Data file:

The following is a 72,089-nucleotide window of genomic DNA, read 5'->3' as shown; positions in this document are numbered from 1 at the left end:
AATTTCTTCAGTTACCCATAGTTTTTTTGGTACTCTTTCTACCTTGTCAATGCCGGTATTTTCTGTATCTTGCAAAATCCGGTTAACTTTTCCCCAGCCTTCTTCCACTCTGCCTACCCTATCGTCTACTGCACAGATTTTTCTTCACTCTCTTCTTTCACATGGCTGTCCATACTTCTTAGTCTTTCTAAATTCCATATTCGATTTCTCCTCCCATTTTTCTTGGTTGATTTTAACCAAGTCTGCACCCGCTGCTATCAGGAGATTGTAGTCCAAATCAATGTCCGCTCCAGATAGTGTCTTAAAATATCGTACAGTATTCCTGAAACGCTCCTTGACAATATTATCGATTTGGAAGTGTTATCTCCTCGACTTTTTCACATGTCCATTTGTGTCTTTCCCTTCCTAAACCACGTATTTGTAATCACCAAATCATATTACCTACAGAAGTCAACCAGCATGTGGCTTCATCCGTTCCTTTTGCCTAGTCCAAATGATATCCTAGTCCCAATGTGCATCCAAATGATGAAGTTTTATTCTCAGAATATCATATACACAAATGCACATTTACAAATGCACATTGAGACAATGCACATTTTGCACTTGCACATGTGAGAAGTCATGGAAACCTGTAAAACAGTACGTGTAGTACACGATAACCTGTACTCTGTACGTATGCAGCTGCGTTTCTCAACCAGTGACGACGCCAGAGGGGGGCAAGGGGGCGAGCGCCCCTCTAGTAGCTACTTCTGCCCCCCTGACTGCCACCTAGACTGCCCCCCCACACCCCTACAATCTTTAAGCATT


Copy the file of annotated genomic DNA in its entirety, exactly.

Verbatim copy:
The following is a 72,089-nucleotide window of genomic DNA, read 5'->3' as shown; positions in this document are numbered from 1 at the left end:
AATTTCTTCAGTTACCCATAGTTTTTTTGGTACTCTTTCTACCTTGTCAATGCCGGTATTTTCTGTATCTTGCAAAATCCGGTTAACTTTTCCCCAGCCTTCTTCCACTCTGCCTACCCTATCGTCTACTGCACAGATTTTTCTTCACTCTCTTCTTTCACATGGCTGTCCATACTTCTTAGTCTTTCTAAATTCCATATTCGATTTCTCCTCCCATTTTTCTTGGTTGATTTTAACCAAGTCTGCACCCGCTGCTATCAGGAGATTGTAGTCCAAATCAATGTCCGCTCCAGATAGTGTCTTAAAATATCGTACAGTATTCCTGAAACGCTCCTTGACAATATTATCGATTTGGAAGTGTTATCTCCTCGACTTTTTCACATGTCCATTTGTGTCTTTCCCTTCCTAAACCACGTATTTGTAATCACCAAATCATATTACCTACAGAAGTCAACCAGCATGTGGCTTCATCCGTTCCTTTTGCCTAGTCCAAATGATATCCTAGTCCCAATGTGCATCCAAATGATGAAGTTTTATTCTCAGAATATCATATACACAAATGCACATTTACAAATGCACATTGAGACAATGCACATTTTGCACTTGCACATGTGAGAAGTCATGGAAACCTGTAAAACAGTACGTGTAGTACACGATAACCTGTACTCTGTACGTATGCAGCTGCGTTTCTCAACCAGTGACGACGCCAGAGGGGGGCAAGGGGGCGAGCGCCCCTCTAGTAGCTACTTCTGCCCCCCTGACTGCCACCTAGACTGCCCCCCCACACCCCTACAATCTTTAAGCATT